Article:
HARLINGEN, Texas (KVEO) – The Atlantic Hurricane Season starts June 1, and the National Hurricane Center (NHC) in Miami, Florida issued their seasonal hurricane forecast on Thursday.
After a record 30 named storms in 2020, NHC is calling for a 60% chance for an above-normal season.
The forecast calls for 13 to 20 named storms, which is less than the last season, but more than the average 14. A named storm requires winds of 39 miles per hour or higher.
Of those 13 to 20 named storms, NHC expects six to 10 will become hurricanes, and half of those hurricanes will become major hurricanes.
A major hurricane is a Category 3 storm or stronger with winds in excess of 111 miles per hours.
For comparison’s sake, Colorado State University issued there own hurricane forecaston April 8. Which also called for an above-normal season.
CSU’s forecast calls for 17 named storms, eight hurricanes, and four major hurricanes. This is right in line with NHC forecast.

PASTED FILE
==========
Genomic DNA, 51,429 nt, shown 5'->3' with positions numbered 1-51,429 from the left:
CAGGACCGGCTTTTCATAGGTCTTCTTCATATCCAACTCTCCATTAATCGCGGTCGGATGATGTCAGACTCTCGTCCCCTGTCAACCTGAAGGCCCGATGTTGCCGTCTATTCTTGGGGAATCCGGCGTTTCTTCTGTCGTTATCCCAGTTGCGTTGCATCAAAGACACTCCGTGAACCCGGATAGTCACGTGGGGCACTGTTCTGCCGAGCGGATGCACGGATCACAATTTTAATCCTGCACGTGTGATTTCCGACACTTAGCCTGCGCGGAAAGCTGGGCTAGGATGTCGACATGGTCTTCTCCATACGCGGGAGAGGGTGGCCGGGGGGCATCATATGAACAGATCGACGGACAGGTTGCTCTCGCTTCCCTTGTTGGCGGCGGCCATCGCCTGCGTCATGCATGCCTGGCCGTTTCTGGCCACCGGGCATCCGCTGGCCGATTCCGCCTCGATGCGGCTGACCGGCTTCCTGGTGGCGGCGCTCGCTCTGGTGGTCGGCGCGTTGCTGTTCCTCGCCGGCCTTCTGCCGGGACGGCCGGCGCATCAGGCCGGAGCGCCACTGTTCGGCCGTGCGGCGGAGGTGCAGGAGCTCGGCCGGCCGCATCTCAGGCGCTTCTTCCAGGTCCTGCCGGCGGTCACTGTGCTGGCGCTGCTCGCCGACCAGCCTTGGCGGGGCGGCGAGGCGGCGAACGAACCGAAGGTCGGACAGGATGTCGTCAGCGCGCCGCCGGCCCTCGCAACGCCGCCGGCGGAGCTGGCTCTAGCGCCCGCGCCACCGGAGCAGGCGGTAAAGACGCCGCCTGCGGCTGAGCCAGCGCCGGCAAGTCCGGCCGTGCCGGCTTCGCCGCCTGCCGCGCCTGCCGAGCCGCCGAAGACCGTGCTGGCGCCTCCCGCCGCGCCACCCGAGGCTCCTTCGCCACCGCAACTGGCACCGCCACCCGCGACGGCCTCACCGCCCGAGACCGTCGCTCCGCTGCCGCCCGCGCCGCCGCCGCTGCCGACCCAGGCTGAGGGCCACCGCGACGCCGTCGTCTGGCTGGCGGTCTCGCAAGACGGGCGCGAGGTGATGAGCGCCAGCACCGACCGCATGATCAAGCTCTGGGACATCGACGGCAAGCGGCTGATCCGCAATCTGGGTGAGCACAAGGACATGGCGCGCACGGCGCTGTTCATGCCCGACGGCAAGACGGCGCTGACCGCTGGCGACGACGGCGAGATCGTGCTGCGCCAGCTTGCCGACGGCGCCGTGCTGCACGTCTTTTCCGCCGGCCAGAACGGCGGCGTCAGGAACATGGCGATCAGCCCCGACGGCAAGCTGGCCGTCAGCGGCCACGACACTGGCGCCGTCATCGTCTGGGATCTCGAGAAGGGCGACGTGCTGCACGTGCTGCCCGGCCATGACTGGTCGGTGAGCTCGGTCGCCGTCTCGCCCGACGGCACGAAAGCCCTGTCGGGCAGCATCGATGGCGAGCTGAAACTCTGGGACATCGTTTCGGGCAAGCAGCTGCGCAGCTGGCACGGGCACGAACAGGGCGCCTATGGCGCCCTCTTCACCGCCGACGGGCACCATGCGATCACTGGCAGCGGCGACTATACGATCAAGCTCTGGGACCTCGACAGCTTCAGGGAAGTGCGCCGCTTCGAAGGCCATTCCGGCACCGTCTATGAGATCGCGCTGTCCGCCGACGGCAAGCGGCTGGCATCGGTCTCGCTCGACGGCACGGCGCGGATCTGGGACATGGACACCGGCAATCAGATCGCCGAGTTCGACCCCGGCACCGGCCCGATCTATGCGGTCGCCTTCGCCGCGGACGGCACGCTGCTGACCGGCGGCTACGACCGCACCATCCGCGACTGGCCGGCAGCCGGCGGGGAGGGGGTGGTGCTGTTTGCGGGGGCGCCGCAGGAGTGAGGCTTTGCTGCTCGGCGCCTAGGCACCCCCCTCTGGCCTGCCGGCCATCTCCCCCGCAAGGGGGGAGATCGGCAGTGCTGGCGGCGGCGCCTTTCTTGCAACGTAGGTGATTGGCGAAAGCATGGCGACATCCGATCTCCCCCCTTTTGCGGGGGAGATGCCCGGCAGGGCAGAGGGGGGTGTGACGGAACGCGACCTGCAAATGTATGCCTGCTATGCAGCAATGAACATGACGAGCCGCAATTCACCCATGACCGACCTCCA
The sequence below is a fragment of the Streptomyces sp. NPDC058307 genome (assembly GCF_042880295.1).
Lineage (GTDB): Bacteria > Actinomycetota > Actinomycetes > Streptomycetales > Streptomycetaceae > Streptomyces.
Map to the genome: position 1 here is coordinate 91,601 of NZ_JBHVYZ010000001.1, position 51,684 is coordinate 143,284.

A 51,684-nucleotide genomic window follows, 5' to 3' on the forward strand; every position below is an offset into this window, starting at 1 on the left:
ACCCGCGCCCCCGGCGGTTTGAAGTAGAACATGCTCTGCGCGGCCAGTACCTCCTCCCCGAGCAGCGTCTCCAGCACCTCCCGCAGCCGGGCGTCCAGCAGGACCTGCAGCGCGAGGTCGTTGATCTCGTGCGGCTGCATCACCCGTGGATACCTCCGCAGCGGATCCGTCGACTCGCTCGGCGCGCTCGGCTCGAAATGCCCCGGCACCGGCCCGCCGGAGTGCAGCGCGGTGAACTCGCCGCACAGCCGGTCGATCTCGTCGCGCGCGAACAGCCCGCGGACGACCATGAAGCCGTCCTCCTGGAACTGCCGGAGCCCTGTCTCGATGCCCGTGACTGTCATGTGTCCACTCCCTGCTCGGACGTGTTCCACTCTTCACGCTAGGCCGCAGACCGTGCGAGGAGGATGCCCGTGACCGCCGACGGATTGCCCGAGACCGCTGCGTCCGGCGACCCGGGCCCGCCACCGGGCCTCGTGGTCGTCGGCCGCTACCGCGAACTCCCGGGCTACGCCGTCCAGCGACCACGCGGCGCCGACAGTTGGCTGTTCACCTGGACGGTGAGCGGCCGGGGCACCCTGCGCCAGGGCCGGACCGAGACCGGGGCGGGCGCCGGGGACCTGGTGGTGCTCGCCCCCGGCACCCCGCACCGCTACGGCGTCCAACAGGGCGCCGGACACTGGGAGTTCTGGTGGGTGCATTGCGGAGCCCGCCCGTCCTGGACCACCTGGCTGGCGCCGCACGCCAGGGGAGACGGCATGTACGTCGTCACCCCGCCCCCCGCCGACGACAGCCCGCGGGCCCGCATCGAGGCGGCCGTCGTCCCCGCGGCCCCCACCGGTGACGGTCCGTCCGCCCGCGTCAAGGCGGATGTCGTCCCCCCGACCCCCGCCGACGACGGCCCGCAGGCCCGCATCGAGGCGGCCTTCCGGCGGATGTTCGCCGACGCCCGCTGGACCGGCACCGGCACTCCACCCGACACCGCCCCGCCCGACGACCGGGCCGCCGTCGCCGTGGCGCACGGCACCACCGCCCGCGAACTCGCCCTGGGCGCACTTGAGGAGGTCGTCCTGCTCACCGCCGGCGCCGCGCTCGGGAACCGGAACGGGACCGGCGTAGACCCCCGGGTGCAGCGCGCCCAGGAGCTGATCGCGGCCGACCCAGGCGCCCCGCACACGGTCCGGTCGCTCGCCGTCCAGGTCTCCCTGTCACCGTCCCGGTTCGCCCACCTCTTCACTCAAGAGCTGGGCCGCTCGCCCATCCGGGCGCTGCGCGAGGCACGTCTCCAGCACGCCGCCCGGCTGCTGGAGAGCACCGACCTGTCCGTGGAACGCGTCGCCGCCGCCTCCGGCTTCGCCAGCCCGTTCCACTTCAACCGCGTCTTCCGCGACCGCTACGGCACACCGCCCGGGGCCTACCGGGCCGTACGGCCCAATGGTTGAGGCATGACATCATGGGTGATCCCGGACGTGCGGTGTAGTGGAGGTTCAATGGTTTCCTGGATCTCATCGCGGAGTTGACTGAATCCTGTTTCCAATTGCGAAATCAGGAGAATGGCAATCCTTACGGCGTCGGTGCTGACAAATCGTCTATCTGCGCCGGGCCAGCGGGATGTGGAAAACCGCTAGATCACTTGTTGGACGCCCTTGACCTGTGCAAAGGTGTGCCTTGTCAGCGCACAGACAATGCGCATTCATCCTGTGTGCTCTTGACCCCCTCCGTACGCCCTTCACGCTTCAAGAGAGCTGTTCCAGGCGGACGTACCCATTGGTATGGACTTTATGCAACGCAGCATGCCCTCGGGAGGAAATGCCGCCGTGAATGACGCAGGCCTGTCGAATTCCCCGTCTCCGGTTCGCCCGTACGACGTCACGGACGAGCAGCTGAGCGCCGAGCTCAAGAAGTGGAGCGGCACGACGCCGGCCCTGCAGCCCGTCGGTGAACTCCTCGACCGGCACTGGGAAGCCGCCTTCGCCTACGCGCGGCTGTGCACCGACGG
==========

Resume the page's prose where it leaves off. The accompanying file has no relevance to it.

An above-normal season was expected because the El Niño Southern Oscillation (ENSO) conditions are currently in the neutral phase, with the possibility of a return to La Niña later this summer.
“Enso-neutral and La Niña support the conditions associated with the ongoing high-activity era,” said Matthew Rosencrans, lead seasonal hurricane forecaster. “Predicted warmer-than-average sea surface temperatures in the tropical Atlantic Ocean and Caribbean Seas, weaker tropical Atlantic trade winds, and an enhanced west African monsoon will likely be factors in this year’s overall activity.”
NHC will make one change to the 2021 hurricane season because two Greek-named storms are being retired. A standby list of names will be used in case there are more storms, which happened in 2005 and 2020.
No matter what the forecasts call for, it is important to prepare for hurricane season as if the Rio Grande Valley will be directly or indirectly affected by a storm.
NHC is tracking an area of low pressure in the Atlantic Ocean with a 90% chance of development over the next five days. This storm will likely be named Ana, the first named storm of the 2021 Hurricane Season. The good news is that it will not affect the Rio Grande Valley.